While most employees’ MCC profiles will display common attributes, over time each employee’s MCC profile will exhibit its own path, recording the series of choices made over the course of the employee’s career. For many, this path will look like a sine wave of sorts, with climbing and falling levels of contribution over time, as illustrated in the MCC Sine Wave figure below. As this employee’s career progressed, his level of contribution rose and fell. While he is not fully dialed up today, he anticipates being fully dialed up in the near future. As he explained: “I see a time in the not-too-distant future when I will want to dial up my career, in part so that my wife can dial down and spend time at home with the kids before they go off to college.” Under the MCC framework, his desire to dial up would be captured in building his next stage MCC profile. This is the option value that MCC delivers.
To date, the primary corporate response to the changing workforce has been flexible work arrangements (FWAs). Typical FWAs include reduced hours or part-time arrangements, telecommuting, job sharing and compressed work weeks. FWAs were instituted as a retention tool, but rarely have worked that way. For example, while public accounting firms have aggressively implemented FWAs for years, work-life issues are cited by almost 90 percent of women and men as the reason for leaving.22
Similarly, while over 90 percent of law firms offer FWAs, very few lawyers actually use them, and turnover rates among associates are at an all-time high, with nearly 80 percent leaving by the end of their fifth year.23
Whatever the form, by focusing on the job at the moment rather than the career over time, FWAs have served mainly as way stations in career paths, sidelining—and even derailing—the careers of FWA program participants. They are point solutions positioned as one-off accommodations or exceptions that do not scale or address the structural issue of aligning the workplace with the evolving needs of the workforce. FWAs are often negotiated in a state of crisis. They focus almost exclusively on hours and work location at a specific point in time and are neither adequately integrated with the organization’s ongoing talent management processes, nor do they address the larger question of career progression. In short, FWAs lack connection with the construct of careers. In addition, men view FWAs as “for women only,” and utilization among men is extremely low, even though men are increasingly interested in a better career-life fit.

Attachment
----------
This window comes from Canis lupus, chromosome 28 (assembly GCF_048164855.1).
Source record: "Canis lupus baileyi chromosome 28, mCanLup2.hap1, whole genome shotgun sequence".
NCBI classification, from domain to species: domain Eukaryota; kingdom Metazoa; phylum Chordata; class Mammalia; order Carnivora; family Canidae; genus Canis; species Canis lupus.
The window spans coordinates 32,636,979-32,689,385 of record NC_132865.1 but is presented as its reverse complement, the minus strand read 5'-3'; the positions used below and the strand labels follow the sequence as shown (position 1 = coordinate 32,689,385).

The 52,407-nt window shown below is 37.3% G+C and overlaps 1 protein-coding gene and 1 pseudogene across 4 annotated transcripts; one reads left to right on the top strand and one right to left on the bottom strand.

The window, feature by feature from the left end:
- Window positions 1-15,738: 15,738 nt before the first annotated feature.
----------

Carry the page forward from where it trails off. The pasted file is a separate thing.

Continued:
Basically, as exceptions to the norm, FWAs do not change the norm. If anything, FWAs result in reinforcing the workplace norm of continuous, full-time employment over the course of one’s career. It is our prediction that within the next few years, FWAs increasingly will be viewed as an interim, late-20th-century workplace solution, a transitional step that helped individuals cope with changing work and personal demands. What is needed now is a more significant structural response to the workforce changes that are already well underway.
Having determined the need to evolve into a corporate lattice organization, Deloitte began piloting MCC in 2005 and has since rolled out MCC to approximately 7,500 individuals, with plans to roll it out to over 30,000 additional U.S.-based employees over the next year. The objectives of the pilot and the initial wave of implementations were to:
The findings from the Deloitte MCC pilots and the initial waves of implementation were encouraging. Not only was there no negative impact on client service, some clients responded very positively and were interested in what they could learn from Deloitte’s experience. Participants reported an increase in job satisfaction and productivity, stating that the MCC framework helped them manage work, career and personal life. There has also been a significant improvement in the quality of career conversations. Findings from the initial roll-out of MCC confirmed that, while 85 percent of participants said they were having career development conversations, less than half said those conversations covered career-life fit. The MCC framework can help bake this element into career conversations. “The counseling sessions I have held using the MCC framework were clearly more productive. My counselees came prepared to talk about how their profiles look today and what their profiles might look like in the future. They appreciated the transparency,” says Mike Pacetti, a partner with Deloitte and Touche LLP. “My counselees talked openly about career-life fit. There was a real acknowledgment of the need to be able to customize careers.”